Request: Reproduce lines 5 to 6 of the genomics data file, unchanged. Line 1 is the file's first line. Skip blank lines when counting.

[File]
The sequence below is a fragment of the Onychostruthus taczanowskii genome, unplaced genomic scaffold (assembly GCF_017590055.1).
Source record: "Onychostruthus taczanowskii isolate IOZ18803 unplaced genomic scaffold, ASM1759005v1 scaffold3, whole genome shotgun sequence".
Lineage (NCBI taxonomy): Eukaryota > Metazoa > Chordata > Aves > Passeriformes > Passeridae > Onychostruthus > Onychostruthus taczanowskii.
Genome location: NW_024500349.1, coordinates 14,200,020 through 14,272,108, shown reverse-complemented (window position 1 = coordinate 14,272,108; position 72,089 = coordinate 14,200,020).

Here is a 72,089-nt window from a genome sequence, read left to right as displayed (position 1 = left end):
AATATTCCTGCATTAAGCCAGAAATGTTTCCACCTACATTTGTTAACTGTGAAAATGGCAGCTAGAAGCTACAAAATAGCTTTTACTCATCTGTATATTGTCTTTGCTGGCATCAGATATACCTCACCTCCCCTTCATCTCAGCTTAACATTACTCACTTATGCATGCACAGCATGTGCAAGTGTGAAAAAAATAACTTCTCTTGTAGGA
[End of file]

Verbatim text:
Here is a 72,089-nt window from a genome sequence, read left to right as displayed (position 1 = left end):
AATATTCCTGCATTAAGCCAGAAATGTTTCCACCTACATTTGTTAACTGTGAAAATGGCAGCTAGAAGCTACAAAATAGCTTTTACTCATCTGTATATTGTCTTTGCTGGCATCAGATATACCTCACCTCCCCTTCATCTCAGCTTAACATTACTCACTTATGCATGCACAGCATGTGCAAGTGTGAAAAAAATAACTTCTCTTGTAGGA